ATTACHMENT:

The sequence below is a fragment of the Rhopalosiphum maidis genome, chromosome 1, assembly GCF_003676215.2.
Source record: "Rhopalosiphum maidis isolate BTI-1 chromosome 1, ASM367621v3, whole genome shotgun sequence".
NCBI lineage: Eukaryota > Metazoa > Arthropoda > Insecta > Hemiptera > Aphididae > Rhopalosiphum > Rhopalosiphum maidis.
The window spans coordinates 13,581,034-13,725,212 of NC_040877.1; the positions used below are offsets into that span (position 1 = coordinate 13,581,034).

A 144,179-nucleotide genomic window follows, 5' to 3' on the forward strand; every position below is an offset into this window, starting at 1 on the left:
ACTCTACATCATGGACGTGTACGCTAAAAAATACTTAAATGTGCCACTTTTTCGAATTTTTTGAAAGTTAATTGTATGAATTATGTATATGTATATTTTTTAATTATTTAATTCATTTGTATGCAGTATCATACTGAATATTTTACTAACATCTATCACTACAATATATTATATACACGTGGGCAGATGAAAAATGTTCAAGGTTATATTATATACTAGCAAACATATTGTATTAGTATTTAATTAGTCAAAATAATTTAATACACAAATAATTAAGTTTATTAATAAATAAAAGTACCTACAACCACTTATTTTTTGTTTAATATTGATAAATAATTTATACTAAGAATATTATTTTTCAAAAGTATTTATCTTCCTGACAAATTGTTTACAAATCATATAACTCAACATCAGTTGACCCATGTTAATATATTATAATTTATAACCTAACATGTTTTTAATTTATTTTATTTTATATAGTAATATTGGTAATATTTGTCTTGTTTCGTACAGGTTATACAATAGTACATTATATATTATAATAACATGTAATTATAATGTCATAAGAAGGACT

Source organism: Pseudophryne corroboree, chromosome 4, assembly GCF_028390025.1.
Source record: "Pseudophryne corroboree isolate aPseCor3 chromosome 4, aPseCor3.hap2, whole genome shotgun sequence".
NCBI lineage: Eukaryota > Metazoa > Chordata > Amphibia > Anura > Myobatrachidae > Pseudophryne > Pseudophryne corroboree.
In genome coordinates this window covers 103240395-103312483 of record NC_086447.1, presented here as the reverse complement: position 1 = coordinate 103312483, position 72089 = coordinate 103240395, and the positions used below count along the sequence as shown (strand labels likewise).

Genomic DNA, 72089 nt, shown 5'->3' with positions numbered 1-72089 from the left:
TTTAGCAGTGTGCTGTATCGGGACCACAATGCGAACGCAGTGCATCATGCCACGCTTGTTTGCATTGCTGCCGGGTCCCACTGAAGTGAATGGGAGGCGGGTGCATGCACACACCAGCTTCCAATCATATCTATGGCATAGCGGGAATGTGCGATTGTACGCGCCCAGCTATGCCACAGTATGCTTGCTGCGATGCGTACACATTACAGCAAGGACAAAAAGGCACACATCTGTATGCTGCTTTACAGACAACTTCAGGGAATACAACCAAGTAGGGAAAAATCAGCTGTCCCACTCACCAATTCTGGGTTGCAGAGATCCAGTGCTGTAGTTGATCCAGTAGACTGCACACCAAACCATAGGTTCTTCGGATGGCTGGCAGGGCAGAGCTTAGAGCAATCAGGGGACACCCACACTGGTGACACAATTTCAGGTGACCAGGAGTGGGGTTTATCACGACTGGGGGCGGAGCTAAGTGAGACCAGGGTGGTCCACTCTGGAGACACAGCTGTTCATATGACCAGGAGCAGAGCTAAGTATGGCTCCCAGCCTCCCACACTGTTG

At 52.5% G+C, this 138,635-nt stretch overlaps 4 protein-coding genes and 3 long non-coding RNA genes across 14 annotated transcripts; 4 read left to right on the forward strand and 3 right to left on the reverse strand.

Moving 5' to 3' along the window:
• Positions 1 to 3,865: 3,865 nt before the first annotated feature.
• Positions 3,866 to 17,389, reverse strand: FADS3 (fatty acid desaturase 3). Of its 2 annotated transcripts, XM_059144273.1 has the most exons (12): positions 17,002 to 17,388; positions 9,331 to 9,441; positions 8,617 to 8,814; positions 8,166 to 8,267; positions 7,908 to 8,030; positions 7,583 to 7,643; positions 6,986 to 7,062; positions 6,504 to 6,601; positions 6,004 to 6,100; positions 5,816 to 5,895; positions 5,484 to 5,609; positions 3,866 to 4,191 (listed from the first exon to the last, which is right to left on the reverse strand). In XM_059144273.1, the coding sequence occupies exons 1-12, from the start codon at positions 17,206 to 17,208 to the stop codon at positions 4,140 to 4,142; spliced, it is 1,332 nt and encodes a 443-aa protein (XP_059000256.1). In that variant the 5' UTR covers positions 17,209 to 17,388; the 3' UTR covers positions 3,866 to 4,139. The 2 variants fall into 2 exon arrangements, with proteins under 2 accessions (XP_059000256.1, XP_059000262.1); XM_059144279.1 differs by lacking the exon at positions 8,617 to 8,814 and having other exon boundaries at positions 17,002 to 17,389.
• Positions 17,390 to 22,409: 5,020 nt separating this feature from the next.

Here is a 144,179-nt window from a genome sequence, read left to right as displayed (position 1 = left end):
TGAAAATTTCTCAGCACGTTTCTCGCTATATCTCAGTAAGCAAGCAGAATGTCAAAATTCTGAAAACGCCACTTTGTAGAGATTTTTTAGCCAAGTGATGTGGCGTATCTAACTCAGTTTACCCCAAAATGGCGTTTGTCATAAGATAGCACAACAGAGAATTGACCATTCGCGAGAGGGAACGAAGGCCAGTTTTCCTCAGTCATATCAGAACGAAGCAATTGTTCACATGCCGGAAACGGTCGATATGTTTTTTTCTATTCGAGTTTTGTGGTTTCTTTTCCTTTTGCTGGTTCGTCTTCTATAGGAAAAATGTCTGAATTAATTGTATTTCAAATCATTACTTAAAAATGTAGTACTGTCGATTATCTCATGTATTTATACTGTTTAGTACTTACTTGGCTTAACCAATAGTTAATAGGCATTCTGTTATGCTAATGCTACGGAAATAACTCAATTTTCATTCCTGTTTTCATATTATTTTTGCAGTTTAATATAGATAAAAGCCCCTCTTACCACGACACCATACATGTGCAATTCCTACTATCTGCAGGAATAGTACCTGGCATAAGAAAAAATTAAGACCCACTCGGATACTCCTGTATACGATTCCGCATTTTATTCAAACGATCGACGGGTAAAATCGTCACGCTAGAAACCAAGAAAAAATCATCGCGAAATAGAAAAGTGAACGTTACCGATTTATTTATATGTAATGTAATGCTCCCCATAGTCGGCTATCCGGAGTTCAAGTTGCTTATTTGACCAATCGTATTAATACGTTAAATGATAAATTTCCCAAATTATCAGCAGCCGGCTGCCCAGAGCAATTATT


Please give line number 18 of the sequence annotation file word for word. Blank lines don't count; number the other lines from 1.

Here is a 144,179-nt window from a genome sequence, read left to right as displayed (position 1 = left end):